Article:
Author: Jackie Miller

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Why emotional intelligence is key to personal and professional success.

Why emotional intelligence is key to personal and professional success.

Emotional Intelligence (also known as EQ or EI) is a highly valued business communication skill.  How can you assess and increase your own EQ?

Daniel Goleman’s 1996 groundbreaking book, Emotional Intelligence Why It Can Matter More Than IQ takes a comprehensive look at why some people with exceptionally high IQs are unable to attain success in their personal and professional lives.  Goleman and his co-authors posit that in order to truly excel, a person needs not only book smarts but emotional smarts as well. 

Many following the job market acknowledge that candidates with strong emotional intelligence are more attractive hires.  People with high emotional intelligence make better leaders, better managers, and better colleagues. For a comprehensive deep-dive into the topic check out, “EQ and the Future of Work,” by Advance Systems.

“Today companies worldwide routinely look through the lens of EI in hiring, promoting, and developing their employees.”-Daniel Goleman

So what is EQ and how do I know if I have it?

Emotional Intelligence is the ability to achieve our goals through recognizing our emotions and the emotions of others. This is in order to guide our behavior and adapt to our environment.  Interested in formally assessing your EQ?  There are several tests available online (some charge a fee). Check out Psychology Today, Greater Good Magazine (published by UC Berkeley), and Yale University.  

A healthy dose of self-reflection is also an effective way to rate your EQ abilities.

Assess your emotional self-awareness.  How good are you at acknowledging how you’re really feeling?  The pressure to project outwardly that everything is fine can often lead to bottling our true emotions.

Admit whether emotions stemming from one particular situation are influencing exchanges with others in your life.   Could the disagreement you had with your boyfriend on the way out the door this morning be the real reason you were short with your colleague during morning staff meeting?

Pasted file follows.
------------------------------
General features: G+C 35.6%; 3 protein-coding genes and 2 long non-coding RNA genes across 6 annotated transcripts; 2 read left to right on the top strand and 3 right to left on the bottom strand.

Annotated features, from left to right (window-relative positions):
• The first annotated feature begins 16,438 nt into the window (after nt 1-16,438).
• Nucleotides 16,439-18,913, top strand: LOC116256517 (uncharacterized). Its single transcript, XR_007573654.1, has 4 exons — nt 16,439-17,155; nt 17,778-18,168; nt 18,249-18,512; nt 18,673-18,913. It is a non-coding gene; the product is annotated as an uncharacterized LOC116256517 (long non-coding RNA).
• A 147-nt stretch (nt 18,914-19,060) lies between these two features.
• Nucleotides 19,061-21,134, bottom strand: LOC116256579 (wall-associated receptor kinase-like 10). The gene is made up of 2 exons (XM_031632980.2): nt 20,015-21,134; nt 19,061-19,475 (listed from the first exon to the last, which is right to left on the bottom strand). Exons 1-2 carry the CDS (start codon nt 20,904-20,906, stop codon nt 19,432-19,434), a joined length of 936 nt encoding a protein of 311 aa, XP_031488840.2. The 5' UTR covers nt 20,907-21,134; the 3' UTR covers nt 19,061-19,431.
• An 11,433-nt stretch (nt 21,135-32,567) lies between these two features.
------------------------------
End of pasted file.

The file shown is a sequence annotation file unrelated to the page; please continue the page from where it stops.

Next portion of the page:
Acknowledge your ability to be socially aware.  When you walk into a room can you sense the ‘vibe’?  Think beyond walking into a library or movie theater and automatically lowering your voice so as not to disturb others.  It necessitates taking a look around the room to assess people’s emotional state of mind.  Are they relaxed or tense?  Happy or anxious?

Understand your ability to employ empathy. There is distinct (and important) difference between showing someone empathy vs. sympathy.  It boils down to how well you are able to truly understand how you would feel and act if posed with the same circumstances as someone else.

How can I strengthen my EQ skills?

Identify a recurring interaction you have at work.  Such as weekly supervision with someone who reports to you or your team check-in.  Observe those you’re meeting with closely.  Note any physical cues they are giving off.  Is their body language closed or open?  Is their energy calm and focused?  Or disjointed and erratic?  Based on what you intuit adjust your actions accordingly.  If they seem frazzled ask them if they need to take a moment before beginning in order to focus themselves.  

It’s also worth checking to if your company offers reimbursement for professional development.  You may be pleasantly surprised to find there are resources at your disposal you didn’t know about.  Hiring a communication coach or taking a class to hone your EQ skills is a great investment in skills that will serve you in all aspects of your life, personally and professionally.

Finally, I love from Roots of Action: “Emotional intelligence is not the opposite of intelligence. It is not the triumph of heart over head.  It is the unique intersection of both.”

A woman struggling with being interrupted at work? Handle it with these tips.

A woman struggling with being interrupted at work? Handle it with these tips.

If you find yourself being interrupted by your male counterparts at work here are a few active tips to help your voice be heard.

Last week’s NYT article about, “The universal phenomenon of men interrupting women” really hit home.  We hear from many of our female clients that they struggle to be heard over their male counterparts.  Seeing Senator Kamala Harris battle being interrupted by her colleagues while questioning Jeff Sessions proves no one is immune.  Much ink has been devoted to dissecting why this happens.  Some articles that are worth a read here, here, and here.  So it’s definitely a thing.  That happens a lot.  What can you do?